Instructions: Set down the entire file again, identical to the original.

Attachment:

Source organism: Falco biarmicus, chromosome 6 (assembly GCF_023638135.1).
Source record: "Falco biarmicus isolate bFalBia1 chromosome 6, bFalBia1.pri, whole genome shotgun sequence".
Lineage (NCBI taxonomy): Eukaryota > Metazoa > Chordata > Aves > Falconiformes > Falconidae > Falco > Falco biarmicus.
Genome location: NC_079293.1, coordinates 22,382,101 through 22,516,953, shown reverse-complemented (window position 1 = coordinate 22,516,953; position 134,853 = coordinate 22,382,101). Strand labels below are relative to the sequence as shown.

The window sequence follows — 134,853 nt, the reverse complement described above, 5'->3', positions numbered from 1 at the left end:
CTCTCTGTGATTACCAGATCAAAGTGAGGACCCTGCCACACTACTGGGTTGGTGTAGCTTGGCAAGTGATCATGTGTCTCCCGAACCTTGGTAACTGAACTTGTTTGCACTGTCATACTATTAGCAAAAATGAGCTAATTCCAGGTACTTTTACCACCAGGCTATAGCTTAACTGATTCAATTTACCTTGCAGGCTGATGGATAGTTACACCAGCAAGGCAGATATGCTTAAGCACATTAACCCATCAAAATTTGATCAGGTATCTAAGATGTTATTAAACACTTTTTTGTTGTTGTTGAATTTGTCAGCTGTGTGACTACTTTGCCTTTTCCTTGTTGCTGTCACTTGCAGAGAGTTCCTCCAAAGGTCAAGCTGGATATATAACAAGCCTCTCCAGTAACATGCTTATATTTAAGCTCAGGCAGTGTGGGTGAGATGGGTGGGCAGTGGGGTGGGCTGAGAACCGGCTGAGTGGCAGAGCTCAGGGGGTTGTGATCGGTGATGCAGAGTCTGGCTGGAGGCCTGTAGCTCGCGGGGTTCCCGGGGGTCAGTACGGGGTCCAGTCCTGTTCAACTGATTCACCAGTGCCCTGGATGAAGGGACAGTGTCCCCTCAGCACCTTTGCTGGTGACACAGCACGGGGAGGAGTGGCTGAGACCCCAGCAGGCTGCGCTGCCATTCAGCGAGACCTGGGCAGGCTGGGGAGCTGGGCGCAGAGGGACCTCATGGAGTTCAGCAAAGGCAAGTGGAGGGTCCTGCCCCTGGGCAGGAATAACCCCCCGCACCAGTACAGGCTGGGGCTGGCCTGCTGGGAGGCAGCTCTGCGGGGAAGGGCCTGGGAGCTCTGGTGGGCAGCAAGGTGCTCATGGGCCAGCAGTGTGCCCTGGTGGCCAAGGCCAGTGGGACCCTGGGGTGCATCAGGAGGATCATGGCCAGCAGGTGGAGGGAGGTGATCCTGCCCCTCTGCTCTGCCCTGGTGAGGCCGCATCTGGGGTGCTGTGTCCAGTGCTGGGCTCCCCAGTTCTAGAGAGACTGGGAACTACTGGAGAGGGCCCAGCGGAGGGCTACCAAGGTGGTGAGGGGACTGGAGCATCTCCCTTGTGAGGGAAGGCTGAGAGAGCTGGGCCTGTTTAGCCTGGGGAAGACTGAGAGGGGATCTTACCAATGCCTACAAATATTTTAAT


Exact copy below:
Source organism: Falco biarmicus, chromosome 6 (assembly GCF_023638135.1).
Source record: "Falco biarmicus isolate bFalBia1 chromosome 6, bFalBia1.pri, whole genome shotgun sequence".
Lineage (NCBI taxonomy): Eukaryota > Metazoa > Chordata > Aves > Falconiformes > Falconidae > Falco > Falco biarmicus.
Genome location: NC_079293.1, coordinates 22,382,101 through 22,516,953, shown reverse-complemented (window position 1 = coordinate 22,516,953; position 134,853 = coordinate 22,382,101). Strand labels below are relative to the sequence as shown.

The window sequence follows — 134,853 nt, the reverse complement described above, 5'->3', positions numbered from 1 at the left end:
CTCTCTGTGATTACCAGATCAAAGTGAGGACCCTGCCACACTACTGGGTTGGTGTAGCTTGGCAAGTGATCATGTGTCTCCCGAACCTTGGTAACTGAACTTGTTTGCACTGTCATACTATTAGCAAAAATGAGCTAATTCCAGGTACTTTTACCACCAGGCTATAGCTTAACTGATTCAATTTACCTTGCAGGCTGATGGATAGTTACACCAGCAAGGCAGATATGCTTAAGCACATTAACCCATCAAAATTTGATCAGGTATCTAAGATGTTATTAAACACTTTTTTGTTGTTGTTGAATTTGTCAGCTGTGTGACTACTTTGCCTTTTCCTTGTTGCTGTCACTTGCAGAGAGTTCCTCCAAAGGTCAAGCTGGATATATAACAAGCCTCTCCAGTAACATGCTTATATTTAAGCTCAGGCAGTGTGGGTGAGATGGGTGGGCAGTGGGGTGGGCTGAGAACCGGCTGAGTGGCAGAGCTCAGGGGGTTGTGATCGGTGATGCAGAGTCTGGCTGGAGGCCTGTAGCTCGCGGGGTTCCCGGGGGTCAGTACGGGGTCCAGTCCTGTTCAACTGATTCACCAGTGCCCTGGATGAAGGGACAGTGTCCCCTCAGCACCTTTGCTGGTGACACAGCACGGGGAGGAGTGGCTGAGACCCCAGCAGGCTGCGCTGCCATTCAGCGAGACCTGGGCAGGCTGGGGAGCTGGGCGCAGAGGGACCTCATGGAGTTCAGCAAAGGCAAGTGGAGGGTCCTGCCCCTGGGCAGGAATAACCCCCCGCACCAGTACAGGCTGGGGCTGGCCTGCTGGGAGGCAGCTCTGCGGGGAAGGGCCTGGGAGCTCTGGTGGGCAGCAAGGTGCTCATGGGCCAGCAGTGTGCCCTGGTGGCCAAGGCCAGTGGGACCCTGGGGTGCATCAGGAGGATCATGGCCAGCAGGTGGAGGGAGGTGATCCTGCCCCTCTGCTCTGCCCTGGTGAGGCCGCATCTGGGGTGCTGTGTCCAGTGCTGGGCTCCCCAGTTCTAGAGAGACTGGGAACTACTGGAGAGGGCCCAGCGGAGGGCTACCAAGGTGGTGAGGGGACTGGAGCATCTCCCTTGTGAGGGAAGGCTGAGAGAGCTGGGCCTGTTTAGCCTGGGGAAGACTGAGAGGGGATCTTACCAATGCCTACAAATATTTTAAT